Moroccan traders are hard to convince, so here are some rules:
- Don't ask the price unless you're prepared to bargain.
- Don't point at something to show it to your friend...
- Relax... they are going to try very hard to get your attention.
- It's more polite to say 'la prochaine fois' (next time) than 'no.'
- When bargaining, their first price is NEVER their last! Neither should yours be. Start much lower than what you want to pay, then get more reasonable.
- Try to ask someone who is experienced in shopping for moroccan souvenirs for what a good price is. (Don't ask someone who is selling them!)
- Walking away is a good technique to get a lower price.
- Don't be in a hurry... you'll end up paying more.
- 'All that glitters is not gold,'... and all that is black is not ebony.
- BUY LOTS OF STUFF!! (it will probably be cheaper than at home) Remember your trip forever!
Close to the Bab ed Debbagh Gate to the Medina (east) you can find the place where they give color to the animal skins. The place is quite interesting but it smells like hell!!. As you get near the place 2 things come to you: the insane smell and several little guides that will show you the place for a few dirhams.
They offer you mint leaves to disimulate the odour. Use them, you'll need to...
Boohh, most of guide books including Lonely Planet and Routard, advice to take a private official guide to go around Medina as, otherwise you would be bothered or you could get lost, we did it on our way and it was pretty easy and, if you look at the suks(shops) taking a certain distance, noone will stick on you untill you buy something.Medina a part, I walked in the streets at anytime of day and night and never felt in danger, nor in the new town, nor in the old one.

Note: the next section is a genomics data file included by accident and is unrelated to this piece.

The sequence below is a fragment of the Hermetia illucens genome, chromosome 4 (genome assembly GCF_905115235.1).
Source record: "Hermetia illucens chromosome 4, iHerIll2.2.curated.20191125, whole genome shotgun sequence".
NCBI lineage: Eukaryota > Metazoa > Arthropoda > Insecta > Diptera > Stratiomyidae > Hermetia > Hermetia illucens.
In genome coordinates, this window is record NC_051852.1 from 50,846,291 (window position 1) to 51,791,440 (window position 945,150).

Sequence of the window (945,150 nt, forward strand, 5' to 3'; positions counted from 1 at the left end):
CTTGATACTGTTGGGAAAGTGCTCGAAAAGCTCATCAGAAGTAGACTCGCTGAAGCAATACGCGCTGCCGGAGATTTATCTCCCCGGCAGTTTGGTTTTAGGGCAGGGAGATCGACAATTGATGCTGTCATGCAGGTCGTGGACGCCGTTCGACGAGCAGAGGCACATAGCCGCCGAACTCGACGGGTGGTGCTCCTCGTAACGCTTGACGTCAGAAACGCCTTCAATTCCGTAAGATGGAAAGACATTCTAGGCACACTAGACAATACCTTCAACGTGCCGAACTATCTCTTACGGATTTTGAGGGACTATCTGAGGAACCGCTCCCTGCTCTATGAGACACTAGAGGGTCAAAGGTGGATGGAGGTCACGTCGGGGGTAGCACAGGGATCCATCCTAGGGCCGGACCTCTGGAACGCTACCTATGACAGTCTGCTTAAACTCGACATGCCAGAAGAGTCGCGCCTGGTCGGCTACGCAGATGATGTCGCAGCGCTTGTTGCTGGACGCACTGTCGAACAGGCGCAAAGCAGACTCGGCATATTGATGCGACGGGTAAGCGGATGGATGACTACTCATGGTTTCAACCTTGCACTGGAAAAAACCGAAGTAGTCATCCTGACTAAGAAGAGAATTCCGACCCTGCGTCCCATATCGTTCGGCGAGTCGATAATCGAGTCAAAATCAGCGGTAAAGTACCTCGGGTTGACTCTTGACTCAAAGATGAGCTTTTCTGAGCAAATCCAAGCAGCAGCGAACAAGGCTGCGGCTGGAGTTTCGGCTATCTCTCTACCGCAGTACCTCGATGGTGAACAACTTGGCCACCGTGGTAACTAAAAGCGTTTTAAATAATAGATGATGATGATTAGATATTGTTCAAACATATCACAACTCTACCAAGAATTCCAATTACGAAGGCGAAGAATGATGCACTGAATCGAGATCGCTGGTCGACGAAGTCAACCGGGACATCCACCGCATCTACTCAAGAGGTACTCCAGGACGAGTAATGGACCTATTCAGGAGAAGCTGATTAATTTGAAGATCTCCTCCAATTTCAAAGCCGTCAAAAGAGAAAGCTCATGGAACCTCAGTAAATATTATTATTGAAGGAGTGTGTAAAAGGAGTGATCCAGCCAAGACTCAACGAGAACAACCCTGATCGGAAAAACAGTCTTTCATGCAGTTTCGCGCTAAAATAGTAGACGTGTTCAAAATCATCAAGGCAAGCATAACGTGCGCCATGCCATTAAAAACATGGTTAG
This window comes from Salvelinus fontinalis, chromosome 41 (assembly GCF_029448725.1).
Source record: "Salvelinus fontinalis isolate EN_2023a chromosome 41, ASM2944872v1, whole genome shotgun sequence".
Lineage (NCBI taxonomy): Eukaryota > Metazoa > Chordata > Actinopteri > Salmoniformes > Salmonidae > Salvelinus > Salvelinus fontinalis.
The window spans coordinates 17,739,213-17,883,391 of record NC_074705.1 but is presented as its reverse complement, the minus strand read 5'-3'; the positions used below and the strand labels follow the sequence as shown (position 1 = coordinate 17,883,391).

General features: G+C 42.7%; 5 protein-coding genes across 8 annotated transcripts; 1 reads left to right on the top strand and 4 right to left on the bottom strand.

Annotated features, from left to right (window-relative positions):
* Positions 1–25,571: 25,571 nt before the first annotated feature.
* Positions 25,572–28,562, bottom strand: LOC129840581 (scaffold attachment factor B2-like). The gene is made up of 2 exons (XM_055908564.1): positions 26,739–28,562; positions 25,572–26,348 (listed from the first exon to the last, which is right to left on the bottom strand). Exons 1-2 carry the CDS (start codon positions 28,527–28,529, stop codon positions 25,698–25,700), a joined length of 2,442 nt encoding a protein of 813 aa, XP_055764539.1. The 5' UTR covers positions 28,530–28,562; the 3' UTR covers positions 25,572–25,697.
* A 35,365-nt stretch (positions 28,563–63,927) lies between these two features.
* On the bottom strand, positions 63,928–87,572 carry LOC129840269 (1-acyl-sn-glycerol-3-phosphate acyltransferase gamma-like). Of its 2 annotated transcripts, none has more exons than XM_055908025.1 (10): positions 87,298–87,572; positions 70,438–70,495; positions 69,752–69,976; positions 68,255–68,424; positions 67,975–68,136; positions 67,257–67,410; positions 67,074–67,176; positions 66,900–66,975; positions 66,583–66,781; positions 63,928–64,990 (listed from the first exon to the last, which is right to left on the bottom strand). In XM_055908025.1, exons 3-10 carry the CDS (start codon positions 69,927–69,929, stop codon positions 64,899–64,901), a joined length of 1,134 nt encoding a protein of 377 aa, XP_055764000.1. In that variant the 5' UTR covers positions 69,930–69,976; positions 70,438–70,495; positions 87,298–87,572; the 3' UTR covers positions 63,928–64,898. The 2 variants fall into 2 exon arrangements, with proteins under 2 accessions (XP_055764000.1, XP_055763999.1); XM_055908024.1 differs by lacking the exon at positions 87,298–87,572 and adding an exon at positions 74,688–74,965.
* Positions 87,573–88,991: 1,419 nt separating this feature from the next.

- Road Trip
- Budget Travel
being in a very touristic place in a muslim country keep your eyes open that you won't be cheated..by too high prices..we paid for very simple food in a so-called speciality restauranta fortune..keep the eyes open when someone recommends you the restaurant DAR-MOUNIA...it is only money-making..
Be care full what you eat at the Djemaa El-fna square, don't eat anything that isn't well done! One of the people I was travelling with ate something that wasn't well done and he noticed that the same evening and next day. Be aware!
Be careful when wandering the old town particularly at night. Not that I ever felt threatened but you really could get lost. It's a maze in there and once in it could take you a long time to get out. I got lost in the daytime (in the hot sun) and was very glad to finally find a taxi to get me out.